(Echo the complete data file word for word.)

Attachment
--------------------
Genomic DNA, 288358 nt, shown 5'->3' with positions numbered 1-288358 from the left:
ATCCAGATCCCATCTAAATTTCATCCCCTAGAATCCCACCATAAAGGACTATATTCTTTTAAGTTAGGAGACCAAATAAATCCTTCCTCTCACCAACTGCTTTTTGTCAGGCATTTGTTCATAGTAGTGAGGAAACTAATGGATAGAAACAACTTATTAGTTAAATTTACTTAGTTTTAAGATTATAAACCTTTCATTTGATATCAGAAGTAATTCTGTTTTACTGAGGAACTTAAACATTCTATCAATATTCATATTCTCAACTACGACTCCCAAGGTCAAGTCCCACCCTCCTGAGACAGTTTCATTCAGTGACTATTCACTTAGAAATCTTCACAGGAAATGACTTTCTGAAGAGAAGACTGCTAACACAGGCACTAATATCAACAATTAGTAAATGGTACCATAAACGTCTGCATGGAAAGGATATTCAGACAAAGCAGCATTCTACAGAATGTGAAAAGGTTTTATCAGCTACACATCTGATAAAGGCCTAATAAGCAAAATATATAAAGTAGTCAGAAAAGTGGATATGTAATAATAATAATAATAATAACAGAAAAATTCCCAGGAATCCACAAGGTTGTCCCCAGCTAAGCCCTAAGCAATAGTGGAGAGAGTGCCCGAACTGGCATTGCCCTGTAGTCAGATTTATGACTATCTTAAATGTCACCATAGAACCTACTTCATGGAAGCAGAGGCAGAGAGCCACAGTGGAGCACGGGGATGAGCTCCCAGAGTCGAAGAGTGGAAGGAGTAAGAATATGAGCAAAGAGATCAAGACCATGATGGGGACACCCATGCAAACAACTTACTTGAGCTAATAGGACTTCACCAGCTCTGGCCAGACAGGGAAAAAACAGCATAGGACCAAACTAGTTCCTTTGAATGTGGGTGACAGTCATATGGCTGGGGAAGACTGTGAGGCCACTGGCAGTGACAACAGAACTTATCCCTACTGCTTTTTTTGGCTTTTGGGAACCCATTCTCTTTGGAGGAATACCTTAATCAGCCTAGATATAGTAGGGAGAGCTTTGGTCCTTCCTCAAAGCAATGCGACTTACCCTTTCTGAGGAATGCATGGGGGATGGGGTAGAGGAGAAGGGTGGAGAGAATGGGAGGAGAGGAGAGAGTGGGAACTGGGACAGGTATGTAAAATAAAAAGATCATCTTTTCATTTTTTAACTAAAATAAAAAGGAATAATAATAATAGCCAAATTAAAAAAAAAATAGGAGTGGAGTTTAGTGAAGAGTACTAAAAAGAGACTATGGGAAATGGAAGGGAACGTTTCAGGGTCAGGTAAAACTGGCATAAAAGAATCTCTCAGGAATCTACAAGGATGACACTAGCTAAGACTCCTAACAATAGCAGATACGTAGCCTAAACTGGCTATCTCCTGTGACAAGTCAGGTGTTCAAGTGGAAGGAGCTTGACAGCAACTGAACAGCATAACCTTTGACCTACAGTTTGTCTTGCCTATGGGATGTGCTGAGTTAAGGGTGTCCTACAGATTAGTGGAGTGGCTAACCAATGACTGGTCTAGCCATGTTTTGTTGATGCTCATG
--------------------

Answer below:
Genomic DNA, 288358 nt, shown 5'->3' with positions numbered 1-288358 from the left:
ATCCAGATCCCATCTAAATTTCATCCCCTAGAATCCCACCATAAAGGACTATATTCTTTTAAGTTAGGAGACCAAATAAATCCTTCCTCTCACCAACTGCTTTTTGTCAGGCATTTGTTCATAGTAGTGAGGAAACTAATGGATAGAAACAACTTATTAGTTAAATTTACTTAGTTTTAAGATTATAAACCTTTCATTTGATATCAGAAGTAATTCTGTTTTACTGAGGAACTTAAACATTCTATCAATATTCATATTCTCAACTACGACTCCCAAGGTCAAGTCCCACCCTCCTGAGACAGTTTCATTCAGTGACTATTCACTTAGAAATCTTCACAGGAAATGACTTTCTGAAGAGAAGACTGCTAACACAGGCACTAATATCAACAATTAGTAAATGGTACCATAAACGTCTGCATGGAAAGGATATTCAGACAAAGCAGCATTCTACAGAATGTGAAAAGGTTTTATCAGCTACACATCTGATAAAGGCCTAATAAGCAAAATATATAAAGTAGTCAGAAAAGTGGATATGTAATAATAATAATAATAATAACAGAAAAATTCCCAGGAATCCACAAGGTTGTCCCCAGCTAAGCCCTAAGCAATAGTGGAGAGAGTGCCCGAACTGGCATTGCCCTGTAGTCAGATTTATGACTATCTTAAATGTCACCATAGAACCTACTTCATGGAAGCAGAGGCAGAGAGCCACAGTGGAGCACGGGGATGAGCTCCCAGAGTCGAAGAGTGGAAGGAGTAAGAATATGAGCAAAGAGATCAAGACCATGATGGGGACACCCATGCAAACAACTTACTTGAGCTAATAGGACTTCACCAGCTCTGGCCAGACAGGGAAAAAACAGCATAGGACCAAACTAGTTCCTTTGAATGTGGGTGACAGTCATATGGCTGGGGAAGACTGTGAGGCCACTGGCAGTGACAACAGAACTTATCCCTACTGCTTTTTTTGGCTTTTGGGAACCCATTCTCTTTGGAGGAATACCTTAATCAGCCTAGATATAGTAGGGAGAGCTTTGGTCCTTCCTCAAAGCAATGCGACTTACCCTTTCTGAGGAATGCATGGGGGATGGGGTAGAGGAGAAGGGTGGAGAGAATGGGAGGAGAGGAGAGAGTGGGAACTGGGACAGGTATGTAAAATAAAAAGATCATCTTTTCATTTTTTAACTAAAATAAAAAGGAATAATAATAATAGCCAAATTAAAAAAAAAATAGGAGTGGAGTTTAGTGAAGAGTACTAAAAAGAGACTATGGGAAATGGAAGGGAACGTTTCAGGGTCAGGTAAAACTGGCATAAAAGAATCTCTCAGGAATCTACAAGGATGACACTAGCTAAGACTCCTAACAATAGCAGATACGTAGCCTAAACTGGCTATCTCCTGTGACAAGTCAGGTGTTCAAGTGGAAGGAGCTTGACAGCAACTGAACAGCATAACCTTTGACCTACAGTTTGTCTTGCCTATGGGATGTGCTGAGTTAAGGGTGTCCTACAGATTAGTGGAGTGGCTAACCAATGACTGGTCTAGCCATGTTTTGTTGATGCTCATG